Cardiac MRI can provide detailed information on the type and severity of heart disease to help your doctor decide the best way to treat heart problems such as coronary heart disease, heart valve problems, pericarditis, cardiac tumors, or damage from a heart attack. Cardiac MRI can help explain results from other imaging tests such as chest x rays and chest CT scans.
Cardiac MRI may be done in a medical imaging facility or hospital. Before your procedure, a contrast dye to highlight your heart and blood vessels, may be injected into a vein in your arm. You may feel discomfort from the needle or a cool feeling as the contrast dye is injected. The MRI machine is a large, tunnel-like machine that has a table. You will lie still on the table and the table will slide into the machine. You will hear loud humming, tapping, and buzzing sounds when you are inside the machine as pictures of your heart are being taken. You will be able to hear from and talk to the technician performing the test while you are inside the machine. The technician may ask you to hold your breath for a few seconds during the test.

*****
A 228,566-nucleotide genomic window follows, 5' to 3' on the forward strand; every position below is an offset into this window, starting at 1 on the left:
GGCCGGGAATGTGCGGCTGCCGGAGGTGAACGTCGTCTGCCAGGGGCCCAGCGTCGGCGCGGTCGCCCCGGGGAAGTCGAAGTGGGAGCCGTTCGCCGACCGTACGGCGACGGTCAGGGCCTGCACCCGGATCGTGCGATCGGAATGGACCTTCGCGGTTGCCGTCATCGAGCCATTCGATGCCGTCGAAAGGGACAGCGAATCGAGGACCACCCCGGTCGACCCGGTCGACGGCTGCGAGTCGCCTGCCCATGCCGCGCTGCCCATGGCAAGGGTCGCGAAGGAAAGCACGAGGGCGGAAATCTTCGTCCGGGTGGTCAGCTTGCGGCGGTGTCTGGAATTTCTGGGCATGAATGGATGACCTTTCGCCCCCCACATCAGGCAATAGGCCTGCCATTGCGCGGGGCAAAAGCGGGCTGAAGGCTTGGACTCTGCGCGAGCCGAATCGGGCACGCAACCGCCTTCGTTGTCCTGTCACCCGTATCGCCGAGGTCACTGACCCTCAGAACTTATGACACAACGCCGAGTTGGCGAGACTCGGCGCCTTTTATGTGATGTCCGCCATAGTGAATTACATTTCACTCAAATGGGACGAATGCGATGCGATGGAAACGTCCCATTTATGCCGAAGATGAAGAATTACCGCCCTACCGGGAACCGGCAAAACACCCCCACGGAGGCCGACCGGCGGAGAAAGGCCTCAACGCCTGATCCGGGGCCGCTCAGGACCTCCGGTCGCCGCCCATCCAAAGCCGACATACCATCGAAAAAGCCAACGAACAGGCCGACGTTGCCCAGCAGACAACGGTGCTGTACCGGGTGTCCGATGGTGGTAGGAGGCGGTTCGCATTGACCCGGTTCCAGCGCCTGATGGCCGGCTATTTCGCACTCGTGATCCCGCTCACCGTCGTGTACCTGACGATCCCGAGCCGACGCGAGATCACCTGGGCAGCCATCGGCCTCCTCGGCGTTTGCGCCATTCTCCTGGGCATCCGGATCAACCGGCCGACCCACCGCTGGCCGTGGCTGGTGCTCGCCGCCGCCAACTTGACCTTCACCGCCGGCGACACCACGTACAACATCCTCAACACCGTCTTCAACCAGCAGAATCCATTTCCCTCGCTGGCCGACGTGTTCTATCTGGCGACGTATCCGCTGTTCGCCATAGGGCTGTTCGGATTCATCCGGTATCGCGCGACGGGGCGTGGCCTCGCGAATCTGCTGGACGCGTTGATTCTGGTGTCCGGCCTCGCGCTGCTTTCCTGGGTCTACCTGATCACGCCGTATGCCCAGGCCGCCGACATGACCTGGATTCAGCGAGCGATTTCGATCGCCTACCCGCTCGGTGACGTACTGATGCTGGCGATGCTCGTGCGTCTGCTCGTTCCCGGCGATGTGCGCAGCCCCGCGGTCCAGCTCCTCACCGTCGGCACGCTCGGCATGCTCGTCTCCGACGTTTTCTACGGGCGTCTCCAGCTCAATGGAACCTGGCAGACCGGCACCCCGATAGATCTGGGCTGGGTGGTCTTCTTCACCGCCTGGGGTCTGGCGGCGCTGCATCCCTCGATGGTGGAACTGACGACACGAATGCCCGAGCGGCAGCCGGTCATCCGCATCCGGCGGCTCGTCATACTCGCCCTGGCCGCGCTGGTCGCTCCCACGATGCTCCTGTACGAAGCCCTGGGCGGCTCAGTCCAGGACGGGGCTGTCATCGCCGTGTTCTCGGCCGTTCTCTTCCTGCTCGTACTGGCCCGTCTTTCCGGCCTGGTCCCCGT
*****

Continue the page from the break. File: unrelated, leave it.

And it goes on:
Cardiac MRI has few risks. In rare instances, the contrast dye may harm people who have kidney or liver disease, or it may cause an allergic reaction. Researchers are studying whether multiple contrast dye injections, defined as four or more, may cause other adverse effects. Talk to your doctor and the technicians performing the test about whether you are or could be pregnant. Let your doctor know if you are breastfeeding because the contrast dye can pass into your breast milk. If you must have the contrast dye injected, you may want to pump and save enough breast milk for one to two days after your test or you may bottle-feed your baby for that time. Tell your doctor if you have:
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The National Heart, Lung, and Blood Institute (NHLBI) leads or sponsors many studies aimed at preventing, diagnosing, and treating heart, lung, blood, and sleep disorders.